Rep. Lamar Smith (Tex.), the top Republican on the Judiciary Committee, said the Constitution states that House members should be chosen by the "people of the several states."
"Since D.C. is not a state, it cannot have a voting member in the House," he said.
Supporters of the measure pointed to a different part of the Constitution, the "District clause," which gives Congress sweeping power over Washington -- including, they contended, the ability to give it a House representative.
They also said the District is treated as a state for many legal purposes, such as interstate commerce and taxation.
Even the bill's most ardent supporters, however, say the measure will probably face a challenge that could go to the Supreme Court. Legal scholars are divided over its constitutionality.
Rep. John Conyers Jr. (D-Mich.), the committee's chairman, said at the hearing that the bill was "an attempt to correct a 200-year-old injustice -- the disenfranchisement of what has now grown to be over half a million Americans living in the nation's capital."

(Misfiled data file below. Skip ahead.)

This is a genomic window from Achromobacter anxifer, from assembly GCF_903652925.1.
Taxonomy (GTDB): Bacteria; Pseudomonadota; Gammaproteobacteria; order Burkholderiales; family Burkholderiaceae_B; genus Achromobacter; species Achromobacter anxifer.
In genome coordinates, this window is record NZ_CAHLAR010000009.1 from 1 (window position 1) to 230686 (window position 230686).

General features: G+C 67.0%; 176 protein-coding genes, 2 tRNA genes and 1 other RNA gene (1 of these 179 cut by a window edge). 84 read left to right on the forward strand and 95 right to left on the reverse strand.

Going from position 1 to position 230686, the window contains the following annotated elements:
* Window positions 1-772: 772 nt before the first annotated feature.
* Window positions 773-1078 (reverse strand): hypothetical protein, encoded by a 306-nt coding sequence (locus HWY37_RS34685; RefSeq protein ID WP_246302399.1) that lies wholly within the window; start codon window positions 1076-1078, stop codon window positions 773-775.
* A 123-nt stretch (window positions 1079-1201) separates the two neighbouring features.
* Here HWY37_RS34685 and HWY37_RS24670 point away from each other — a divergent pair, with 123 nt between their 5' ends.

The bill easily survived a procedural motion in the Senate challenging its constitutionality.
The legislation will face more tests in that body today.
Among them is an amendment that would cede much of the District to Maryland.
Sen. Jon Kyl (R-Ariz.) said that amendment would allow D.C. residents to have congressional representation as inhabitants of Maryland. The change would be constitutional and could be made quickly, he said, giving District residents the advantages of statehood "without creating a city-state that would further skew representation in the Senate."
The bill doesn't provide senators for the District. But some Republicans have expressed concern that the legislation would lead to such an outcome, boosting Democratic representation in that body.
Maryland and D.C. officials have been cool to the idea of annexing the District.
Another amendment, offered by Sen. John Thune (R-S.D.), would allow people to carry lawfully concealed weapons across state lines.
Yet another amendment would bar the Federal Communications Commission from reestablishing rules that provide equal time for opposing viewpoints on controversial issues.